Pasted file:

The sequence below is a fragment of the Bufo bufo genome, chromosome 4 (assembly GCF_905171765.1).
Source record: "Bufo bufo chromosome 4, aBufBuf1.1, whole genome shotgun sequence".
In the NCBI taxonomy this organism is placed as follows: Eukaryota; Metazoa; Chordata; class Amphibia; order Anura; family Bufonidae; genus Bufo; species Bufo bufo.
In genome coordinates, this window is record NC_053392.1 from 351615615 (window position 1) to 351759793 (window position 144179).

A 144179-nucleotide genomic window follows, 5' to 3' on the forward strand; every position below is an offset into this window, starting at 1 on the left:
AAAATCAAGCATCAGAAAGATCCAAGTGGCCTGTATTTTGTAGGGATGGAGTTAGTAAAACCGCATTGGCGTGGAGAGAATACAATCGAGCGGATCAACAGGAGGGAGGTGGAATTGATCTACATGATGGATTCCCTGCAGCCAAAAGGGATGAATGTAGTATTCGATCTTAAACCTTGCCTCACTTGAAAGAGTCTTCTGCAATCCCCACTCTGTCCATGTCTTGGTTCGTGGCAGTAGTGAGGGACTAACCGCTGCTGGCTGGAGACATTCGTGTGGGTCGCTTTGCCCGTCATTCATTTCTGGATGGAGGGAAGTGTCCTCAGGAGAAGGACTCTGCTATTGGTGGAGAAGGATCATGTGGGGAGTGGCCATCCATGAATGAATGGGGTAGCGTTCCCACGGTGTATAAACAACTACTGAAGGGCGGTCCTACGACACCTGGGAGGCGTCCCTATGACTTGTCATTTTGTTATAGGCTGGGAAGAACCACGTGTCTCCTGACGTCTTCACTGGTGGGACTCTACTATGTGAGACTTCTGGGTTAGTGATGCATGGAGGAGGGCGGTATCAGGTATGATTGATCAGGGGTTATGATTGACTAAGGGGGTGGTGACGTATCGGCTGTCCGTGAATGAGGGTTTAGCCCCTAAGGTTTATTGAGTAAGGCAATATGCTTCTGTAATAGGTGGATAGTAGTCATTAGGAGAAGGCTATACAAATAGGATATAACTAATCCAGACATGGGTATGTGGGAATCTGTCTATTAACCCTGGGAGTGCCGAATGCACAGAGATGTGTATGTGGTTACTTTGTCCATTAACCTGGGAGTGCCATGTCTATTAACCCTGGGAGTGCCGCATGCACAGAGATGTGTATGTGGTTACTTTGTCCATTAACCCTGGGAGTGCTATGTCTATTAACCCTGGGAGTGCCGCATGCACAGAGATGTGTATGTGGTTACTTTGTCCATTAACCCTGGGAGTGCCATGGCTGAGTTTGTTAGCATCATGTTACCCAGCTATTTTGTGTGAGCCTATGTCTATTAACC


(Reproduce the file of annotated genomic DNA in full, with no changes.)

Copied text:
The sequence below is a fragment of the Bufo bufo genome, chromosome 4 (assembly GCF_905171765.1).
Source record: "Bufo bufo chromosome 4, aBufBuf1.1, whole genome shotgun sequence".
In the NCBI taxonomy this organism is placed as follows: Eukaryota; Metazoa; Chordata; class Amphibia; order Anura; family Bufonidae; genus Bufo; species Bufo bufo.
In genome coordinates, this window is record NC_053392.1 from 351615615 (window position 1) to 351759793 (window position 144179).

A 144179-nucleotide genomic window follows, 5' to 3' on the forward strand; every position below is an offset into this window, starting at 1 on the left:
AAAATCAAGCATCAGAAAGATCCAAGTGGCCTGTATTTTGTAGGGATGGAGTTAGTAAAACCGCATTGGCGTGGAGAGAATACAATCGAGCGGATCAACAGGAGGGAGGTGGAATTGATCTACATGATGGATTCCCTGCAGCCAAAAGGGATGAATGTAGTATTCGATCTTAAACCTTGCCTCACTTGAAAGAGTCTTCTGCAATCCCCACTCTGTCCATGTCTTGGTTCGTGGCAGTAGTGAGGGACTAACCGCTGCTGGCTGGAGACATTCGTGTGGGTCGCTTTGCCCGTCATTCATTTCTGGATGGAGGGAAGTGTCCTCAGGAGAAGGACTCTGCTATTGGTGGAGAAGGATCATGTGGGGAGTGGCCATCCATGAATGAATGGGGTAGCGTTCCCACGGTGTATAAACAACTACTGAAGGGCGGTCCTACGACACCTGGGAGGCGTCCCTATGACTTGTCATTTTGTTATAGGCTGGGAAGAACCACGTGTCTCCTGACGTCTTCACTGGTGGGACTCTACTATGTGAGACTTCTGGGTTAGTGATGCATGGAGGAGGGCGGTATCAGGTATGATTGATCAGGGGTTATGATTGACTAAGGGGGTGGTGACGTATCGGCTGTCCGTGAATGAGGGTTTAGCCCCTAAGGTTTATTGAGTAAGGCAATATGCTTCTGTAATAGGTGGATAGTAGTCATTAGGAGAAGGCTATACAAATAGGATATAACTAATCCAGACATGGGTATGTGGGAATCTGTCTATTAACCCTGGGAGTGCCGAATGCACAGAGATGTGTATGTGGTTACTTTGTCCATTAACCTGGGAGTGCCATGTCTATTAACCCTGGGAGTGCCGCATGCACAGAGATGTGTATGTGGTTACTTTGTCCATTAACCCTGGGAGTGCTATGTCTATTAACCCTGGGAGTGCCGCATGCACAGAGATGTGTATGTGGTTACTTTGTCCATTAACCCTGGGAGTGCCATGGCTGAGTTTGTTAGCATCATGTTACCCAGCTATTTTGTGTGAGCCTATGTCTATTAACC